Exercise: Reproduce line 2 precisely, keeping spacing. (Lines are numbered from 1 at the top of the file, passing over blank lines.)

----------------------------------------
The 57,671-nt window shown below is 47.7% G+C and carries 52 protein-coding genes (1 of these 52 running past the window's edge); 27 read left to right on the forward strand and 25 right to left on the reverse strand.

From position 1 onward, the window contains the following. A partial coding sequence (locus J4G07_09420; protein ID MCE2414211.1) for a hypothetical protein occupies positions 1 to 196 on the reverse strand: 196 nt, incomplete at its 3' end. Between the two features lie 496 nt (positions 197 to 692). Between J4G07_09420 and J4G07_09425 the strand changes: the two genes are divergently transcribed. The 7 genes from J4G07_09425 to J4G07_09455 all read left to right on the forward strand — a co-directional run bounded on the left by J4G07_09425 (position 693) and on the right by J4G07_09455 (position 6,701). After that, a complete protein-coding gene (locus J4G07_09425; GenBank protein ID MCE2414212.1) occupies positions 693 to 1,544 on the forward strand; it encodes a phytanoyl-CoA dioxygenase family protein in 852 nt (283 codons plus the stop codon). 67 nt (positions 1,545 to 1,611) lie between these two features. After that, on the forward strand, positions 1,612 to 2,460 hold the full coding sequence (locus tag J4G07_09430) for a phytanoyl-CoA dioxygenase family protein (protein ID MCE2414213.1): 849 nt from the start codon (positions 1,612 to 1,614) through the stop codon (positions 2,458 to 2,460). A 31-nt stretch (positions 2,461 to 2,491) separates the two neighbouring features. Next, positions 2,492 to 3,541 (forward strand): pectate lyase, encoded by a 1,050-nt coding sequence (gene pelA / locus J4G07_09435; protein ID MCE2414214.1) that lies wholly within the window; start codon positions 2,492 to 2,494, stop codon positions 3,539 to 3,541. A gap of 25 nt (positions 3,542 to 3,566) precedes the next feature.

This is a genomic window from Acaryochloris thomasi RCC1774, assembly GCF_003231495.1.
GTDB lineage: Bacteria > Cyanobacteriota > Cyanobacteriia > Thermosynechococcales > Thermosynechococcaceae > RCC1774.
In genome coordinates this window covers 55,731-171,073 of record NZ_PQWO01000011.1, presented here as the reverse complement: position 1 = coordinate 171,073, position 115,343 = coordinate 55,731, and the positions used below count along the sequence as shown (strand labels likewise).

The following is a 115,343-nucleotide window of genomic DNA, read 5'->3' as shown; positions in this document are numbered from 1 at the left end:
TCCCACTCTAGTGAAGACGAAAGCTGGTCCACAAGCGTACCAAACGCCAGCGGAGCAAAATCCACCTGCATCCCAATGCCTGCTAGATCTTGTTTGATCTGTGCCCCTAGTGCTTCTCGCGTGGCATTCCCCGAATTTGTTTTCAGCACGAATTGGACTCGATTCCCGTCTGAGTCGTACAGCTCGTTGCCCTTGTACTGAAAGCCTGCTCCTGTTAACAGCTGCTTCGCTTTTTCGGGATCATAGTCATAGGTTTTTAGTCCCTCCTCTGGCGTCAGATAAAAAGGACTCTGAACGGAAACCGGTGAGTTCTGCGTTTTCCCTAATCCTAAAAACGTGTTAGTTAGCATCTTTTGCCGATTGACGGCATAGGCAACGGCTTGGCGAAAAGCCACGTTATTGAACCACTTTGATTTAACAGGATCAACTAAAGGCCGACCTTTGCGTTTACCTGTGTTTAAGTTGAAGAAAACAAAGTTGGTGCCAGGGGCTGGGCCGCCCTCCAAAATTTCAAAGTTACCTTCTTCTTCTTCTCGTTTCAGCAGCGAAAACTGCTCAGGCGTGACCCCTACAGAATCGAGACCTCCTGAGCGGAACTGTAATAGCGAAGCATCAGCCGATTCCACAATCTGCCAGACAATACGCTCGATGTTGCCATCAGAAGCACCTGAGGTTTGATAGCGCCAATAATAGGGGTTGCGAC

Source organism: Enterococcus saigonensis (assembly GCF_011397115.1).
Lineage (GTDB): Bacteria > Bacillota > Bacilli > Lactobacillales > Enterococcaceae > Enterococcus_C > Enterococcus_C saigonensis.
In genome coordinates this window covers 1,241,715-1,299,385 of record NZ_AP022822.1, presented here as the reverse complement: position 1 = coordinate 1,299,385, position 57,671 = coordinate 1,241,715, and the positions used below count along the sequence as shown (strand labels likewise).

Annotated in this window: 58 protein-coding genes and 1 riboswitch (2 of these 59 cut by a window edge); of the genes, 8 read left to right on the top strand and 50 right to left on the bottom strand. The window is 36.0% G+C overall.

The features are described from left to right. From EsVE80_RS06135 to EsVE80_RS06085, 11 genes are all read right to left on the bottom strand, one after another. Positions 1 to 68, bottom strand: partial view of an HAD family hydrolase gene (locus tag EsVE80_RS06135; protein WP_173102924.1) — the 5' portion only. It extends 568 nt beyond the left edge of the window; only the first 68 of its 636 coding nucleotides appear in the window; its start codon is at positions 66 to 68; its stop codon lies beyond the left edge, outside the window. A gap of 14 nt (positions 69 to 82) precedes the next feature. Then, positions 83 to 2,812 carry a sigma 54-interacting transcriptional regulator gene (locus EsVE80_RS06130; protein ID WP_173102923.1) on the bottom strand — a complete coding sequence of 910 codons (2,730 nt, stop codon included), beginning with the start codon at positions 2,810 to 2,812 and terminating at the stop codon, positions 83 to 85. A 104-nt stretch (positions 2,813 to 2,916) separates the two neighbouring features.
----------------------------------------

From position 1 onward, the window contains the following. A partial coding sequence (locus J4G07_09420; protein ID MCE2414211.1) for a hypothetical protein occupies positions 1 to 196 on the reverse strand: 196 nt, incomplete at its 3' end. Between the two features lie 496 nt (positions 197 to 692). Between J4G07_09420 and J4G07_09425 the strand changes: the two genes are divergently transcribed. The 7 genes from J4G07_09425 to J4G07_09455 all read left to right on the forward strand — a co-directional run bounded on the left by J4G07_09425 (position 693) and on the right by J4G07_09455 (position 6,701). After that, a complete protein-coding gene (locus J4G07_09425; GenBank protein ID MCE2414212.1) occupies positions 693 to 1,544 on the forward strand; it encodes a phytanoyl-CoA dioxygenase family protein in 852 nt (283 codons plus the stop codon). 67 nt (positions 1,545 to 1,611) lie between these two features. After that, on the forward strand, positions 1,612 to 2,460 hold the full coding sequence (locus tag J4G07_09430) for a phytanoyl-CoA dioxygenase family protein (protein ID MCE2414213.1): 849 nt from the start codon (positions 1,612 to 1,614) through the stop codon (positions 2,458 to 2,460). A 31-nt stretch (positions 2,461 to 2,491) separates the two neighbouring features. Next, positions 2,492 to 3,541 (forward strand): pectate lyase, encoded by a 1,050-nt coding sequence (gene pelA / locus J4G07_09435; protein ID MCE2414214.1) that lies wholly within the window; start codon positions 2,492 to 2,494, stop codon positions 3,539 to 3,541. A gap of 25 nt (positions 3,542 to 3,566) precedes the next feature.